6 reasons why you should get involved in Malaysia’s booming tech industry

I was lucky to attend the “Malaysia: Tech Rising Star in Southeast Asia” webinar earlier this week. Featuring a variety of speakers from different fields of expertise, the event was organised by the British Malaysian Chamber of Commerce (BMCC) in partnership with the Department of International Trade (DIT) and also the Northern Powerhouse initiative.

One thing clear from the outset was the passion and enthusiasm that the presenters had for what Malaysia has to offer on the global stage. Indeed, the national government has been investing a lot of money and effort to transform Malaysian’s manufacturing- and agricultural-based economy into one where the tech sector – and consequently international collaboration – has a key role to play.

Malaysia’s development does seem to have run in parallel with that of the North of England, funnily enough! A vital manufacturing hub, Northern England now has one of the fastest-growing tech industries in Europe. FinTech and EdTech are arguably at the helm.

So if you’re a tech business based in Leeds, Manchester, Newcastle, or any area in the North of England, collaboration with Malaysian organisations may be the most natural and obvious partnership possible! Here are some reasons why it’s worth considering export to and/or investment in Malaysia…

malaysia tech flag

 

 

 

 

 

 

 

1. The strong ties between Malaysia and Northern England are already there

Malaysia is a member of the British Commonwealth, and is the UK’s second largest trading partner in Asia. The two nations signed a Memorandum of Understanding in 2016 to continue nurturing their trading relationship. Sure enough, the DIT has supported over 20 collaborations and investments by UK companies and over £131m worth of trade by UK tech companies in Malaysia since that year. The best thing about this? This spirit of collaboration shows no signs of waning, even after the political turmoil of Brexit and the global shockwaves of the coronavirus pandemic.

 

2. Malaysian companies make open-minded, enthusiastic partners

As the event organisers were proud to state, Malaysia is “multilingual, multicultural and multi-ethnic”. Malaysia’s demographic make-up does seem to lend itself to easy and enthusiastic collaboration with people from different countries and backgrounds. This is especially the case for English-speaking countries: while Malay is the country’s official language, English is taught early in schools. This arguably makes it an unofficial second language!

 

3. Government initiatives mean smoother collaborations

Not only does the Malaysian government offer support through tax incentives to eligible companies, there’s also the One Stop Centre for Business Travellers. Organised by the Malaysian Investment Development Authority, this initiative eases movement for international business travellers who are visiting the country. More information on this can be found here.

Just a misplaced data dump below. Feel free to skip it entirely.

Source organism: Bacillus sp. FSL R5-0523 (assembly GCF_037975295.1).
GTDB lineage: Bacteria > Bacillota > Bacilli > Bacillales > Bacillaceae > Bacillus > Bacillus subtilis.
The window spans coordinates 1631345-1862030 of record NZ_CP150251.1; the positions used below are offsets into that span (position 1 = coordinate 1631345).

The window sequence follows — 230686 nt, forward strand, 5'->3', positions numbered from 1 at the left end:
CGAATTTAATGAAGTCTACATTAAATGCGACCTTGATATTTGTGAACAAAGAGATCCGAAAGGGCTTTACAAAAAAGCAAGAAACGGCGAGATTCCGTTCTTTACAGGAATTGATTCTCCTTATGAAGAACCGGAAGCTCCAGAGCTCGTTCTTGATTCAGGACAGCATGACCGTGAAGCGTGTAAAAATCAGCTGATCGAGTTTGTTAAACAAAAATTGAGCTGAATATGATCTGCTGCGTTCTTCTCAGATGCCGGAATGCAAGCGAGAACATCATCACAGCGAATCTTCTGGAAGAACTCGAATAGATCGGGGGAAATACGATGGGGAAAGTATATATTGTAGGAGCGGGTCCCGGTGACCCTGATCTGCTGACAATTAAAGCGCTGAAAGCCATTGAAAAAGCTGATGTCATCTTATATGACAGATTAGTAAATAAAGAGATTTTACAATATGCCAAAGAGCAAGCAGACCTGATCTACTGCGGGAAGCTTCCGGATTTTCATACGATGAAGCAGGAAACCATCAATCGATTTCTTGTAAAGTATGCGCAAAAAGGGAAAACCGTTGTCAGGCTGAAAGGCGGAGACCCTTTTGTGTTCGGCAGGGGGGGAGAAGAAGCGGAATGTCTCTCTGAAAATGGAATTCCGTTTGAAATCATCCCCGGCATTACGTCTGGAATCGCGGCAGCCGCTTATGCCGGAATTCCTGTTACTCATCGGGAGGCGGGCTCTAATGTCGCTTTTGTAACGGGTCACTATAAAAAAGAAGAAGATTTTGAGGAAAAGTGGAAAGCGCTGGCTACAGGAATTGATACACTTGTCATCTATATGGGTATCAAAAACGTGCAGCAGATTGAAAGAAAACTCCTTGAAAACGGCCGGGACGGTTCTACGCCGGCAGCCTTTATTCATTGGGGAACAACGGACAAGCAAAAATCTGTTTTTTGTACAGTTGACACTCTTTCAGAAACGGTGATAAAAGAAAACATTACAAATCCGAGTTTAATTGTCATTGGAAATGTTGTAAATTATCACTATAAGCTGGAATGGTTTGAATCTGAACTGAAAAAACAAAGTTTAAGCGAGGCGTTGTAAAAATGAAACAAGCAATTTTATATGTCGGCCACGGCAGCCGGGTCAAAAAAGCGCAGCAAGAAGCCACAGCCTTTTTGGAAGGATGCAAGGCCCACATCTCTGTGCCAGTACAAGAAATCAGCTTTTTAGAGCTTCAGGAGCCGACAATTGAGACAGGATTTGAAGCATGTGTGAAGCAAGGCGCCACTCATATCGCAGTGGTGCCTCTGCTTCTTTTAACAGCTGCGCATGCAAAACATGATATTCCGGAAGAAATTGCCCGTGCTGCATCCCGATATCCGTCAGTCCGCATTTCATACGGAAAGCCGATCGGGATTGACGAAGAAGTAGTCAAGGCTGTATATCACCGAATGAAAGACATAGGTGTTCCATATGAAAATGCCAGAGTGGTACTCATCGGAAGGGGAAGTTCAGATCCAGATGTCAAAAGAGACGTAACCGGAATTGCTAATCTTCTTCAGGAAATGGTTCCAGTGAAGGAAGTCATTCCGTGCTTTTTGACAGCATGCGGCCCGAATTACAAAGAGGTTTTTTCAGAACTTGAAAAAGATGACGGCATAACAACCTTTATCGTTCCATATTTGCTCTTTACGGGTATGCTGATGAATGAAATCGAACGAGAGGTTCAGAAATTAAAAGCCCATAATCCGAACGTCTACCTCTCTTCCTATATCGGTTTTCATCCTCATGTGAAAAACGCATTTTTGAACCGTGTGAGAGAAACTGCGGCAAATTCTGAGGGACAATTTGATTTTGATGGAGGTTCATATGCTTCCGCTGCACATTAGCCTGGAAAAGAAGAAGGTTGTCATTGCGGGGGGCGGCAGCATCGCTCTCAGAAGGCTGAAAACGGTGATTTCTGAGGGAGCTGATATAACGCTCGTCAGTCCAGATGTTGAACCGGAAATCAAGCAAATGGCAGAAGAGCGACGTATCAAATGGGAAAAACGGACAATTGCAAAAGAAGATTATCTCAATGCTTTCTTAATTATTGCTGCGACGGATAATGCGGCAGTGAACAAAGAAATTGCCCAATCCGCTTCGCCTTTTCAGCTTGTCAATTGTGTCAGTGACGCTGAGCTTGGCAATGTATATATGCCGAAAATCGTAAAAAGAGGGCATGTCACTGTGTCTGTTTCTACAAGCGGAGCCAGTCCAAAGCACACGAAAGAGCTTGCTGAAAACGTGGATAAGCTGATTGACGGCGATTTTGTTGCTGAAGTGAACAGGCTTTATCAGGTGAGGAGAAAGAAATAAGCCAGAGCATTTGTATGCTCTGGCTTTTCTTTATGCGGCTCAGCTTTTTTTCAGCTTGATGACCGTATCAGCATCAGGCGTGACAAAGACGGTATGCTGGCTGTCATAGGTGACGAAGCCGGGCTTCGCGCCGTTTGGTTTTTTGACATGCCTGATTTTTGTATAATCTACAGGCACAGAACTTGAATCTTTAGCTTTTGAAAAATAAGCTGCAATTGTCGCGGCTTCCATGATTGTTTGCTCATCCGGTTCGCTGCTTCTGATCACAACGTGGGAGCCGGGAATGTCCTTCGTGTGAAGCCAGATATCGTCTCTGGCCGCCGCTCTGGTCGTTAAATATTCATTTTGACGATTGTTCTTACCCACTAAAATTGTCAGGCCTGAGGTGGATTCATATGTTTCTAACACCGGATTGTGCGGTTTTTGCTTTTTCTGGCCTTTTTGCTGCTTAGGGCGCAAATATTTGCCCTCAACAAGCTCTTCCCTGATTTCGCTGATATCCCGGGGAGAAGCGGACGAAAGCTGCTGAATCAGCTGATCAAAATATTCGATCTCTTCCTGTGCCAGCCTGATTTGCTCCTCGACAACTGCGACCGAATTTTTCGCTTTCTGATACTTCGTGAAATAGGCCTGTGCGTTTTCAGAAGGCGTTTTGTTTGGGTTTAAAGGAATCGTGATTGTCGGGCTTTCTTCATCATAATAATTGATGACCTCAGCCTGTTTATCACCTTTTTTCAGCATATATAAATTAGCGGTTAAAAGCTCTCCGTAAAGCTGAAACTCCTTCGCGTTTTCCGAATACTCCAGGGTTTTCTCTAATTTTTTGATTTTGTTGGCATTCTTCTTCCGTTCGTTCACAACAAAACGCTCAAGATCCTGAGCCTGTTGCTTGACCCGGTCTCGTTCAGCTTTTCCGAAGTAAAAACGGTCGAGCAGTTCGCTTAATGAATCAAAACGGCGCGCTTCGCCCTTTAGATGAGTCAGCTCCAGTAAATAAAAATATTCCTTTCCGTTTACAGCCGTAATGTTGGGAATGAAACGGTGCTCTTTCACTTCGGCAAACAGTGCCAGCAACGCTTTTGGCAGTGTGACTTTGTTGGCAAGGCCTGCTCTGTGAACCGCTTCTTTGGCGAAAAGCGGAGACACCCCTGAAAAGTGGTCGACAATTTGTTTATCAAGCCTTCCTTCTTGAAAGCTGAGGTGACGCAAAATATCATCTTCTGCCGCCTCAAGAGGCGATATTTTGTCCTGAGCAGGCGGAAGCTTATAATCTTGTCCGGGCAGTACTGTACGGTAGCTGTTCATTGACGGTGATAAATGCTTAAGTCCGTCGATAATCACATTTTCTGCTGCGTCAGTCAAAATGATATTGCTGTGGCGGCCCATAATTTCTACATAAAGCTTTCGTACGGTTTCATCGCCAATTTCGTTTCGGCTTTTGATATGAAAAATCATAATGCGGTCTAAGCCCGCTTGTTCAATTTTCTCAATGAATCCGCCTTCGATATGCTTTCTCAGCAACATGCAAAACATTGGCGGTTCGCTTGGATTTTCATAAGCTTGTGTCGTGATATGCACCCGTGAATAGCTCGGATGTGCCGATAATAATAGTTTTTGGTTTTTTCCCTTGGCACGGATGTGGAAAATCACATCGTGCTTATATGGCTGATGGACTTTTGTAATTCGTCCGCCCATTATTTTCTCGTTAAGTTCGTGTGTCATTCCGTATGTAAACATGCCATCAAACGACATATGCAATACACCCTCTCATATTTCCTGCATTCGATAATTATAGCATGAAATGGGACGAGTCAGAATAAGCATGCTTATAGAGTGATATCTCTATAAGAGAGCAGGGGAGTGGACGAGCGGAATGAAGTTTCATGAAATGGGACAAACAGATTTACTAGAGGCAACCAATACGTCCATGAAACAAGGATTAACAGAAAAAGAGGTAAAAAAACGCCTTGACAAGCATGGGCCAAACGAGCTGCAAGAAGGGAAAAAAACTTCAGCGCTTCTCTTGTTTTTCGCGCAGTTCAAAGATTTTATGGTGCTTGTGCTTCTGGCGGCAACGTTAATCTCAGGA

4. The rest of Southeast Asia would be at your fingertips

Malaysia is located in the heart of Southeast Asia, with the Association of Southeast Asian Nations (ASEAN) making up the 5th largest economy in the world. When it comes to tech, the internet economy in the region has continued to grow despite the global pandemic (albeit more slowly). Tech companies can undoubtedly tap into this potential, especially since the MBCC offer help with regional connectivity, passing on important contacts from other areas in the Asia Pacific.

 

5. Malaysia is on the way to key global player status

CEOWORLD Magazine dubbed Malaysia the best country to invest in or do business in. It looks like others have similarly glowing opinions. Coming in second on the WIPO Global Innovation Index, the World Bank heralded the country as the second easiest country to do business in. Similar organisations regard its capital Kuala Lumpur as having an impressive emerging ecosystem for start-ups. Seems only right to get in on the action, surely?

 

6. Tech in Malaysia is growing, and growing, and growing…

Malaysia’s digital economy currently makes up 19.1% of the country’s GDP. Moreover, the aim is to increase this to 22.6% over the next few years. This is further proof of the government’s desire to continuously develop the tech industry. The growth of ‘agri-tech’, where AI and data analysis helping to automate farming processes, has modernised agricultural traditions. Health technology has seen remarkable development too. As far as target consumers are concerned, the population’s high consumption of tech allow you to reach people from all four corners of the map with your website content. This is because a whopping 99% of inhabitants use smart phones and 86% are present on social media. It may be interesting to hear that tech giants like Google, Microsoft and Huawei have set up operations there recently. Malaysia certainly looks like the happening place to be for all things digital!

 

 

So how do you get involved?

The Northern Powerhouse and MBCC are inviting businesses to register their interest for this July’s Virtual Tech Trade Mission, where attendees will gain invaluable insight into the Malaysian market.

And remember, our Malay translators are on hand to help for when you have that website content ready for translating! We love helping Yorkshire companies reach out to new markets. Just get in touch to find out more!

 

A big thank you to the BMCC and Northern Powerhouse! The webinar certainly provided a wealth of information, lots of which features in this blog.

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